Jazz dorks will take anything and everything at this point, considering that some legends have either been gone for too long or they’re peacing out from the planet left and right.
Chasing Trane: The John Coltrane Documentary, the latest film about woodwind god John Coltrane, who died in 1967 at age 40, makes its Houston premiere this weekend. Peter Lucas, curator of the Jazz on Film series at the Museum of Fine Arts, Houston, says that Coltrane nerds as well as newcomers should find equal interest in the 2016 motion picture, the first documentary about the North Carolina-born jazz musician in more than ten years.
“We’ve been void of a good Coltrane documentary for a while now,” says Lucas. “It’s good for the lovers of Coltrane as well as the newbies…because we get to hear Coltrane’s influence on people outside of the jazz world.”
While some critics aren’t thrilled that celebrities such as Bill Clinton, Cornel West, Common and Carlos Santana provide a good chunk of the Coltrane fan boy worship, Lucas sees this as a fresh take on the musician. Don’t worry, freaks — Coltrane collaborators such as McCoy Tyner and Wayne Shorter are in there bowing down to the saxophone iconoclast.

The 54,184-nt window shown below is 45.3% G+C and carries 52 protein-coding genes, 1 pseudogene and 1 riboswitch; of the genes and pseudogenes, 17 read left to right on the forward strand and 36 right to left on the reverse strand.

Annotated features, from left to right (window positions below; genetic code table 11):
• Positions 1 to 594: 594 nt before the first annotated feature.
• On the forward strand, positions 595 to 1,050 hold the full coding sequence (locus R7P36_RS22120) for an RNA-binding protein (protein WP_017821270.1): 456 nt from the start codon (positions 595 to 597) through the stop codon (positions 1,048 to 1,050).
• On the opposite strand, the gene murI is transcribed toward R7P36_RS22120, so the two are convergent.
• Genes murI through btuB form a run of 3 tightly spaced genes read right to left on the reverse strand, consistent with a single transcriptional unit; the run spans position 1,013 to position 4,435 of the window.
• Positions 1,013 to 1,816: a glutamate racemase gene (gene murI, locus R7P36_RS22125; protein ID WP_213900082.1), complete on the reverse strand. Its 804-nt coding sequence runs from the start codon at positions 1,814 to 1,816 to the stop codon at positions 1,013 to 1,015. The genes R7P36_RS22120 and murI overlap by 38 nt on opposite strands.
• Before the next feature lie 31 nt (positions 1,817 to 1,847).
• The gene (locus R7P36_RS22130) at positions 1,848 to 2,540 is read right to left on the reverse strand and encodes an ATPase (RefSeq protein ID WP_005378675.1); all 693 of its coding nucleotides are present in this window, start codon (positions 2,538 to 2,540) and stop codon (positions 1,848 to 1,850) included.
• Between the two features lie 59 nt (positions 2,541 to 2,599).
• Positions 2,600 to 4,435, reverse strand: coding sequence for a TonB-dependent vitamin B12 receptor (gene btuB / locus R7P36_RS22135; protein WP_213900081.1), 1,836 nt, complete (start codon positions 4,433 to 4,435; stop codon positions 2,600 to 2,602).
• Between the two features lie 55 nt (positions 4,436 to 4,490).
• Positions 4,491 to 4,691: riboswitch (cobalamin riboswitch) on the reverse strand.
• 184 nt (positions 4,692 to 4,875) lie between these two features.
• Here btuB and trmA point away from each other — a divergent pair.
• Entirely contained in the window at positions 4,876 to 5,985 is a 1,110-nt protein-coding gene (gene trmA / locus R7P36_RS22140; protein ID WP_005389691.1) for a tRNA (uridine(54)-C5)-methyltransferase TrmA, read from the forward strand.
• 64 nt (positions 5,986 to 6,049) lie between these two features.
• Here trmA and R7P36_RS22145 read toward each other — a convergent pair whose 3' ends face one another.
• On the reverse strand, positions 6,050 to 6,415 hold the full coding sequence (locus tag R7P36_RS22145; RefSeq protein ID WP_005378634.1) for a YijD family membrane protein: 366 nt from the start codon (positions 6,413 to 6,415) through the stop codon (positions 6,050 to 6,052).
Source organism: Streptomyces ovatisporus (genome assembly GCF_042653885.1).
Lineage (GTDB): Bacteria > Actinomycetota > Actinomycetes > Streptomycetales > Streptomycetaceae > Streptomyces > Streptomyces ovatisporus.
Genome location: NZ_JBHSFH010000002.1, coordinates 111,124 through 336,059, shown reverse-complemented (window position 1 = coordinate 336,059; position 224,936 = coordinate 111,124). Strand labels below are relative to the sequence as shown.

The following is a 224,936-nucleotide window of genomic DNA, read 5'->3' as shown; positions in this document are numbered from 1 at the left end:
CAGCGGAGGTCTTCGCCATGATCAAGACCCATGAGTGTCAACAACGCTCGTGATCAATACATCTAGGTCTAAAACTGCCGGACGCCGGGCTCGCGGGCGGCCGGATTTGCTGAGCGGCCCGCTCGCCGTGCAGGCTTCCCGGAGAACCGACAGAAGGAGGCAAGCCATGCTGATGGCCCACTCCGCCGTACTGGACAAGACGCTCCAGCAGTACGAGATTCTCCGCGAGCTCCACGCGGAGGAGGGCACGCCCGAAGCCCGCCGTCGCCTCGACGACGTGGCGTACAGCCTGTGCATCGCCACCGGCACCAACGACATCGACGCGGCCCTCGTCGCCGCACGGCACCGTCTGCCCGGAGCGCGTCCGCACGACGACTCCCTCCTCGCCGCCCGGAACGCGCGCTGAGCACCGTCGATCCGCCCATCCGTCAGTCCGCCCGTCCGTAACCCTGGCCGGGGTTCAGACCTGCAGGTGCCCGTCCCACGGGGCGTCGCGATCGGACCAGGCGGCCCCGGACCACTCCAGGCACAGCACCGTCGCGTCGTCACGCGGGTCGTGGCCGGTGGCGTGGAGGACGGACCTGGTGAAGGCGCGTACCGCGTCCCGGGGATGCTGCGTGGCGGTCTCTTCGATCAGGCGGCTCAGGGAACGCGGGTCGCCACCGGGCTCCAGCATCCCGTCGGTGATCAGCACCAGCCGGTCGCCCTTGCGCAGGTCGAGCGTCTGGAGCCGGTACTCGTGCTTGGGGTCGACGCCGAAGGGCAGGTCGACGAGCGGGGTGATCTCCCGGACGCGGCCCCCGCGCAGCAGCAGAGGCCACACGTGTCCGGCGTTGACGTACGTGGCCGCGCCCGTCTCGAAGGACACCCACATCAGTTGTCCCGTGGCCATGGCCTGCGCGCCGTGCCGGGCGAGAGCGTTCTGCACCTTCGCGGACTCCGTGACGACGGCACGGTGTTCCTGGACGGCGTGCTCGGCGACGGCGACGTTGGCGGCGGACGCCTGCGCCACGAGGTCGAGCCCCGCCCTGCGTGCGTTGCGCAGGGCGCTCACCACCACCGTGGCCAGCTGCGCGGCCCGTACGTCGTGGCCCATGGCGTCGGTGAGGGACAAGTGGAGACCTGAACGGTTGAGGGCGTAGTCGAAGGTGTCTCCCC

The straight-ahead documentary focuses on Coltrane’s entire life (and not just his musical accomplishments and the tone of his horn) and includes new information about his childhood in rural North Carolina and his time as an enlisted officer in the United States Navy, in which he served from 1945 to 1946.
“He’s coming from the South and he’s in the Navy, basically trying to do his best Coleman Hawkins and Charlie Parker,” says Lucas. “There’s a recording of him in the Navy and it’s not good. He was kicked out of as many bands as he was in.” But, as Lucas notes, he eventually found his voice and becomes one of the greatest artists ever.
If you like this story, consider signing up for our email newsletters.
SHOW ME HOW
You have successfully signed up for your selected newsletter(s) - please keep an eye on your mailbox, we're movin' in!
At 99 minutes, the film, directed by John Scheinfeld (The U.S. vs. John Lennon), exceeds the run times of previous Coltrane documentaries The World According to John Coltrane (1990), The Church of Saint Coltrane (1996) and Trane Tracks: The Legacy of John Coltrane (2005).
Denzel Washington narrates Scheinfeld’s film via Coltrane’s personal notes that were made available by the Coltrane estate. “In that way, it’s a nice rounding out of his life. I’m a huge fan of Coltrane, but I previously hadn’t put it all together until watching this film,” says Lucas.
Chasing Trane is the coda on the fifth annual Jazz on Film series at MFAH, Lucas’s wildly popular motion picture event. He’s noticed a lot of different types of people among the packed houses, including the serious jazz fan, who at this point in jazz history “aren’t coming to these films for revelation but rather for celebration,” he says.
Chasing Trane screens at 7 p.m. Saturday, June 24, and 5 p.m. Sunday, June 25, at MFAH, 1001 Bissonnet. For more information, call 713-639-7300 or visit mfah.org. $7 to $9.